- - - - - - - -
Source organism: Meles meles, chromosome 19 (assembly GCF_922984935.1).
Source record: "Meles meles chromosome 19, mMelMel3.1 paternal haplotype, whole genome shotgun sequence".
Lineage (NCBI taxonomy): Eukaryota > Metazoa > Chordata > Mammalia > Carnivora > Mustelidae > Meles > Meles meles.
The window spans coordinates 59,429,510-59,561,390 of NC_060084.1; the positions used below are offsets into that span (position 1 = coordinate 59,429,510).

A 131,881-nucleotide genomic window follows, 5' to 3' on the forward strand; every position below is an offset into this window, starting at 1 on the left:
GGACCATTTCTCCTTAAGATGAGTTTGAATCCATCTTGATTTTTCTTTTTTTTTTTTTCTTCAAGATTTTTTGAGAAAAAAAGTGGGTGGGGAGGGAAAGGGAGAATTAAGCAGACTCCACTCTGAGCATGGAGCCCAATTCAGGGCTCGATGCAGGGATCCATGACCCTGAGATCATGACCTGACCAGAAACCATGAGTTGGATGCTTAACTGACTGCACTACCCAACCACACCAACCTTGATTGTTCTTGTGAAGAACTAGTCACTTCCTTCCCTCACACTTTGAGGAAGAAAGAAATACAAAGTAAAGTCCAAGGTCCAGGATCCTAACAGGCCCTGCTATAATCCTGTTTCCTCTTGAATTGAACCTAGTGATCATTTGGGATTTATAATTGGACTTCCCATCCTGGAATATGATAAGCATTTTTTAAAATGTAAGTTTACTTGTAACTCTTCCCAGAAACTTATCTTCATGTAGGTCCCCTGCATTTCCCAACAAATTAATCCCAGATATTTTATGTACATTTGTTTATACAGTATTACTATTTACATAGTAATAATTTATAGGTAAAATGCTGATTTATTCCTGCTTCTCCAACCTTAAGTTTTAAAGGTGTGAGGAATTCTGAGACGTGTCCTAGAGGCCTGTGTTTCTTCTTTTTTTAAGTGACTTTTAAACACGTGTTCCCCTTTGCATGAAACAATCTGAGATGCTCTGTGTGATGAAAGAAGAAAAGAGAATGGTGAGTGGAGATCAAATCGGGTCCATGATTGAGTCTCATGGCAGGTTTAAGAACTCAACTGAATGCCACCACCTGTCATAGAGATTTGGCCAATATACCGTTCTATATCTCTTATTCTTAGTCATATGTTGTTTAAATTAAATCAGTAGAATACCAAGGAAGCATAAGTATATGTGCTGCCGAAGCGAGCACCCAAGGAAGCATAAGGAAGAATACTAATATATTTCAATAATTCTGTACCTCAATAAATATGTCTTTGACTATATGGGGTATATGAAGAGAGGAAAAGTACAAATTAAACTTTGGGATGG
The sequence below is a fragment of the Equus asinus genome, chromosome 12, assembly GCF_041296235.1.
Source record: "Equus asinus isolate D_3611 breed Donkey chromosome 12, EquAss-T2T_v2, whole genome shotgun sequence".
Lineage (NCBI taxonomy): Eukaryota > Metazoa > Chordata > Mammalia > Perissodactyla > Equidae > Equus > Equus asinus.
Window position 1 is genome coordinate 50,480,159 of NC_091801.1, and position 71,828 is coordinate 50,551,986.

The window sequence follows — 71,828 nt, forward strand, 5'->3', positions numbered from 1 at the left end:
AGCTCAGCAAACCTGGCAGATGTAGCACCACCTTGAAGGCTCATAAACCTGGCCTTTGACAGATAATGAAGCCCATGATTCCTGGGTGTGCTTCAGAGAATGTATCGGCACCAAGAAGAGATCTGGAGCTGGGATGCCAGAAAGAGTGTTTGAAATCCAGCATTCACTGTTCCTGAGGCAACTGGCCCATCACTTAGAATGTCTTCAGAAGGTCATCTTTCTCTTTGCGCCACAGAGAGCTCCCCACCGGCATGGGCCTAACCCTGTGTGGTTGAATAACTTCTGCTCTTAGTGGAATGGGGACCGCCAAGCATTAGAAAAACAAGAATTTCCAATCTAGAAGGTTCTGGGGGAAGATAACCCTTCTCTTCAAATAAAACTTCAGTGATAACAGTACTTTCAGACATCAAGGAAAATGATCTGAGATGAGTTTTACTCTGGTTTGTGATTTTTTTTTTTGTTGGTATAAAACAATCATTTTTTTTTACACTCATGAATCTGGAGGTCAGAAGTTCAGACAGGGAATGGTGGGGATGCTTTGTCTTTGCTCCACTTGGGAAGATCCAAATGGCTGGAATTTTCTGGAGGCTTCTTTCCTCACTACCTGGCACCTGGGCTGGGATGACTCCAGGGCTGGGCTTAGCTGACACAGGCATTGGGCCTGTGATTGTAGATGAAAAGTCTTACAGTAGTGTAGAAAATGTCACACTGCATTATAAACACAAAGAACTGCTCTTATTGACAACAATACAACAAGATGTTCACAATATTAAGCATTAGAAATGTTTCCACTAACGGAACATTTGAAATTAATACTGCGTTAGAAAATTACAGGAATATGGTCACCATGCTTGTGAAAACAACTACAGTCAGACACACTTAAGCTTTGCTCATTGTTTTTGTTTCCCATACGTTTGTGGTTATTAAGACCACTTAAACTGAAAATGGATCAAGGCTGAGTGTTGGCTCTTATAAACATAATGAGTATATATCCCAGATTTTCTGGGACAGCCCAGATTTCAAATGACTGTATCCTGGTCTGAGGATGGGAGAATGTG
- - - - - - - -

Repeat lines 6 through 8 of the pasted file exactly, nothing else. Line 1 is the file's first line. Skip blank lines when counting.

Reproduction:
GGACCATTTCTCCTTAAGATGAGTTTGAATCCATCTTGATTTTTCTTTTTTTTTTTTTCTTCAAGATTTTTTGAGAAAAAAAGTGGGTGGGGAGGGAAAGGGAGAATTAAGCAGACTCCACTCTGAGCATGGAGCCCAATTCAGGGCTCGATGCAGGGATCCATGACCCTGAGATCATGACCTGACCAGAAACCATGAGTTGGATGCTTAACTGACTGCACTACCCAACCACACCAACCTTGATTGTTCTTGTGAAGAACTAGTCACTTCCTTCCCTCACACTTTGAGGAAGAAAGAAATACAAAGTAAAGTCCAAGGTCCAGGATCCTAACAGGCCCTGCTATAATCCTGTTTCCTCTTGAATTGAACCTAGTGATCATTTGGGATTTATAATTGGACTTCCCATCCTGGAATATGATAAGCATTTTTTAAAATGTAAGTTTACTTGTAACTCTTCCCAGAAACTTATCTTCATGTAGGTCCCCTGCATTTCCCAACAAATTAATCCCAGATATTTTATGTACATTTGTTTATACAGTATTACTATTTACATAGTAATAATTTATAGGTAAAATGCTGATTTATTCCTGCTTCTCCAACCTTAAGTTTTAAAGGTGTGAGGAATTCTGAGACGTGTCCTAGAGGCCTGTGTTTCTTCTTTTTTTAAGTGACTTTTAAACACGTGTTCCCCTTTGCATGAAACAATCTGAGATGCTCTGTGTGATGAAAGAAGAAAAGAGAATGGTGAGTGGAGATCAAATCGGGTCCATGATTGAGTCTCATGGCAGGTTTAAGAACTCAACTGAATGCCACCACCTGTCATAGAGATTTGGCCAATATACCGTTCTATATCTCTTATTCTTAGTCATATGTTGTTTAAATTAAATCAGTAGAATACCAAGGAAGCATAAGTATATGTGCTGCCGAAGCGAGCACCCAAGGAAGCATAAGGAAGAATACTAATATATTTCAATAATTCTGTACCTCAATAAATATGTCTTTGACTATATGGGGTATATGAAGAGAGGAAAAGTACAAATTAAACTTTGGGATGG
The sequence below is a fragment of the Equus asinus genome, chromosome 12, assembly GCF_041296235.1.
Source record: "Equus asinus isolate D_3611 breed Donkey chromosome 12, EquAss-T2T_v2, whole genome shotgun sequence".